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Reddit cofounder abandons r/technology following banned terms drama

In fact, Alexis Ohanian hasn’t actively moderated anything for years.


Fernando Alfonso III


Reddit cofounder and longtime r/technology moderator Alexis Ohanian (kn0thing) has stepped down as moderator of Reddit’s largest technology forum after reports surfaced that fellow moderators had installed a bot to censor headlines containing dozens of words, including “Bitcoin,” “NSA,” and “net neutrality.”

According to Ohanian, however, censorship on r/technology had “nothing” to do with his decision to remove himself as a mod. 

The latest drama in r/technology, a default subreddit that has more than 5 million readers thanks to the fact that all new registered redditors are subscribed to it automatically, began two weeks ago. That’s when it was discovered that r/technology banned the word “Tesla” for nearly three months because  “battery cars aren’t ‘technology’ any more than than normal cars are. Brand favoritism isn’t a good reason to allow something that doesn’t belong,” according to one r/technology mod.

The “Tesla” ban stirred up significant controversy around r/subredditdrama (where redditors discuss spats on other subreddits), which resulted in r/technology moderators removing the ban.

“There are obvious flaws in this, I’ll admit, but it seemed like a good band-aid at the time,” r/technology moderator skuld commented. “The filter is gone now, and we’ll look to have full human moderator coverage in future.”

Apparently skuld and fellow r/technology moderators didn’t learn their lesson.

On Monday, r/technology readers and Reddit watchdogs creq and SamSlate revelealed the following laundry list of terms banned from being used in thread titles:

An r/technology moderator, agentlame, stated that the subreddit used a bot to automatically filter posts containing words moderators would likely delete manually if they had the time. He said their general rule was to ban headlines with politicized words.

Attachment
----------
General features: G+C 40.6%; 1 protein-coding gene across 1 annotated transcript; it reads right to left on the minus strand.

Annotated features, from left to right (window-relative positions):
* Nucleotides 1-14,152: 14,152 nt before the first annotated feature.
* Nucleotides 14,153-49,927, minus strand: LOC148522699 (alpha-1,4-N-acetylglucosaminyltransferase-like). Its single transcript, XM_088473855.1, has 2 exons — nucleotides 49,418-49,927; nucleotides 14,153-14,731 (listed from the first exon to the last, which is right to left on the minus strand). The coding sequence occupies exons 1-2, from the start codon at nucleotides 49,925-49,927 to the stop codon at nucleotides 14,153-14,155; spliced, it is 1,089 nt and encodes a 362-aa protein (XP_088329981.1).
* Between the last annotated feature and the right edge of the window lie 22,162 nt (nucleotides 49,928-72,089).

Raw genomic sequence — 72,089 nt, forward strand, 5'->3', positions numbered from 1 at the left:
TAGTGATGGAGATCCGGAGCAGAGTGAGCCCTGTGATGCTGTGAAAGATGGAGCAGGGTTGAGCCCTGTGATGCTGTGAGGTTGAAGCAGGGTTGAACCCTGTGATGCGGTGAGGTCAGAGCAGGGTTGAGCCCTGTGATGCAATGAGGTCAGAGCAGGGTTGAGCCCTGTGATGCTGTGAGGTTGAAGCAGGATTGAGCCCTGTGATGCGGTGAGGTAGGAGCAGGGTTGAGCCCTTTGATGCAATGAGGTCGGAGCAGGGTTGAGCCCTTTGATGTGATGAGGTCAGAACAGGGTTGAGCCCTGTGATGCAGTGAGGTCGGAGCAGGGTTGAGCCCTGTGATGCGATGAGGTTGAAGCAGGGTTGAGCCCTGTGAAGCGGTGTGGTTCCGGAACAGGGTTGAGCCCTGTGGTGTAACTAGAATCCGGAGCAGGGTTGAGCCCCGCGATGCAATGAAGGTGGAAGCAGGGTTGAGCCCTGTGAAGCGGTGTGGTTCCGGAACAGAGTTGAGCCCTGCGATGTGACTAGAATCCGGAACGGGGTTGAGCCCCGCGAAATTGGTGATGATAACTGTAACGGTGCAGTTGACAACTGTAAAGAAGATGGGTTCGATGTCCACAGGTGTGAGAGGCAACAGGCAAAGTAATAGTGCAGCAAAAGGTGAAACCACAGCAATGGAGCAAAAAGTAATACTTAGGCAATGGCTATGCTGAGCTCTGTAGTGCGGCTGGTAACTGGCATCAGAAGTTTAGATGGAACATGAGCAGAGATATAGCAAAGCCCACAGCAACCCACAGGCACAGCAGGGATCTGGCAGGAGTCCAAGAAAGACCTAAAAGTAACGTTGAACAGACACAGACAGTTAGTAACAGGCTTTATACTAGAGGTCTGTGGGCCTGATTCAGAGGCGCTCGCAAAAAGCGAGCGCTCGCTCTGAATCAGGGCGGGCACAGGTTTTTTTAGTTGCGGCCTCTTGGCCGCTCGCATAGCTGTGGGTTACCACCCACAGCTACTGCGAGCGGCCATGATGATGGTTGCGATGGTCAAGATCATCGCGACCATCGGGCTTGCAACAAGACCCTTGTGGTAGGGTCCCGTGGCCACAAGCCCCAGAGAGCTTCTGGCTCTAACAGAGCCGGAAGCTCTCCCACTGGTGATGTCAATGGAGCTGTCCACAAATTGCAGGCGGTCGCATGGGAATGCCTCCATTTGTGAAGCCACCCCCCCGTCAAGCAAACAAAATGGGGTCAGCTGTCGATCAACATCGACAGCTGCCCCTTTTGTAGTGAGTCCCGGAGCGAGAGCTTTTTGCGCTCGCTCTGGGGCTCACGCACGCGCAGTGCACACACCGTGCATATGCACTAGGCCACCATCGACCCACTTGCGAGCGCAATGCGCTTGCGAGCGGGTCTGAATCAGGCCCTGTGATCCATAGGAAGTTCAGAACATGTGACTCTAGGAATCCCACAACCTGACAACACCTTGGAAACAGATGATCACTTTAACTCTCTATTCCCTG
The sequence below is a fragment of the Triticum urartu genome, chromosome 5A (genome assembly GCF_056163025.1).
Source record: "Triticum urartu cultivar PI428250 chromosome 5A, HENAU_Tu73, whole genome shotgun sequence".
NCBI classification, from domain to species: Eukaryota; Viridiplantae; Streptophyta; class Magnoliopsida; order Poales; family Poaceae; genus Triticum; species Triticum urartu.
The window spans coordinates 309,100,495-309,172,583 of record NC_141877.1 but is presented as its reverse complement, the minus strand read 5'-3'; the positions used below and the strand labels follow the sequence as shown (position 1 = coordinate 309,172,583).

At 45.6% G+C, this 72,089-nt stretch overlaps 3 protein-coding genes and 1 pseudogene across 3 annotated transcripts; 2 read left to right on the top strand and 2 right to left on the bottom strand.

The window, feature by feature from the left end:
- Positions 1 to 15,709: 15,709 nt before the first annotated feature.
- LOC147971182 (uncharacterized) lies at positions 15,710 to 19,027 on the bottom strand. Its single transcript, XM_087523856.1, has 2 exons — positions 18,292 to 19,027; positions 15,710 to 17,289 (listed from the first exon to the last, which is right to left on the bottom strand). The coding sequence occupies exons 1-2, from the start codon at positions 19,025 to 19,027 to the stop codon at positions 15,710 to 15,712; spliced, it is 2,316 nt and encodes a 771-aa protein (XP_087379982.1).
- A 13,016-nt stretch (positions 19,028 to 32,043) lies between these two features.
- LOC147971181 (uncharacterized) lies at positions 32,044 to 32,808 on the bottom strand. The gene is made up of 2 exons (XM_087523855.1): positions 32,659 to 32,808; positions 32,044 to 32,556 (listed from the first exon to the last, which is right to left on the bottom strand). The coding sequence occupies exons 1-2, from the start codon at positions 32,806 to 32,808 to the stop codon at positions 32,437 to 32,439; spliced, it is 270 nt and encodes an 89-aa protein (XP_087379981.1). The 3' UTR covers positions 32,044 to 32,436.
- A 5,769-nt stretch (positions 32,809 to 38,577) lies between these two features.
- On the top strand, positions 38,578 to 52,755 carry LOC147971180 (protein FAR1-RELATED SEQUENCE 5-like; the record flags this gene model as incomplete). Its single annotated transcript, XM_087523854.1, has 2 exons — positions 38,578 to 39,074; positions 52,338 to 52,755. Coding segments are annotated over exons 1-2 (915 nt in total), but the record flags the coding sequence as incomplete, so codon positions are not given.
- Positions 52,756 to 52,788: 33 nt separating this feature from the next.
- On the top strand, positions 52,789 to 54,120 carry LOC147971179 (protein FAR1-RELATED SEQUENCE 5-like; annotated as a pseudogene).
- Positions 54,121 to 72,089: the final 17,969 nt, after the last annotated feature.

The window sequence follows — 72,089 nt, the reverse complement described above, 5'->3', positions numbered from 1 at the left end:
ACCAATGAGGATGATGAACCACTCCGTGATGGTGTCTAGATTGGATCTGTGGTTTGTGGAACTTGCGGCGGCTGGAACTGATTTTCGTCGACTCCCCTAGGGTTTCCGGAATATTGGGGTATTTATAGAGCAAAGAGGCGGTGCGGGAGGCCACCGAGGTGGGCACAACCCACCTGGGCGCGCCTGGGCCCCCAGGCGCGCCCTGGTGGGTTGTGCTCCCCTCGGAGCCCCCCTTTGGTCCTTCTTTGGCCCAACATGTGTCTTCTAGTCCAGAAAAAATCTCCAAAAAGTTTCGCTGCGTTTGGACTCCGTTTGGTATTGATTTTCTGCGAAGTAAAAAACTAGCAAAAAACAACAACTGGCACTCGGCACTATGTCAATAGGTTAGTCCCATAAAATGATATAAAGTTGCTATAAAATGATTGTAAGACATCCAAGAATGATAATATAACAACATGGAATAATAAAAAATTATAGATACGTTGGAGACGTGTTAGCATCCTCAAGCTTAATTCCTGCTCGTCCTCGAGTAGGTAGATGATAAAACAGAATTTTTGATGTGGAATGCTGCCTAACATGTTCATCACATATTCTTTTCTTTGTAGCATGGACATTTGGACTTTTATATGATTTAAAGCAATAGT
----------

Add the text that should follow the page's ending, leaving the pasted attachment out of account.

“We don’t have enough active mods and posts that break our rules can make it to the front page in less than an hour,” agentlame said. “So we’re stuck using a bot.”

The drama intensified when a recent post containing two of these banned terms in its title made it through—apparently because it was submitted by r/technology moderator and power-user maxwellhill, an indication that moderators are “supposedly approving their own posts while simultaneously ‘censoring’ the users who post similar content,” one redditor told the Daily Dot.

On Reddit, Ohanian remained silent through the Tesla drama and the subsequent release of the laundry list of banned terms. 

“[Ohanian] has been completely inactive for over a year,” agentlame commented. “We even tried [private messaging] him to address the other mods and make a call on the rules. He never responded.”

In a tweet to the Daily Dot, Ohanian confirmed that he has been not actively moderated “any subreddits” for years.

@fernalfonso i haven’t been an active mod on *any* subreddits in years, when I realized I was still a mod, I deactivated.

— Alexis Ohanian (@alexisohanian) April 16, 2014

Soon after responding to the Daily Dot, Ohanian explained his decision to remove himself as a moderator of r/technology on the r/conspiracy subreddit was simply because he was not actively moderating—not because of any censorship scandal.

“I hadn’t been an active mod on that or any subs in years—I don’t have any time—so I took myself off,” he wrote. “Most of the other subs where I was a mod from almost a decade ago, I’ve already been removed or removed myself. There’s nothing more to this.”

Ohanian isn’t the only absent r/technology moderator. Apparently, half of the moderators are inactive and use their inactivity and seniority to prevent active users like agentlame from adding more mods, or making changes to the subreddit’s word filters.

Photo by Ketchum PR/Flickr (CC BY 2.0)

The Daily Dot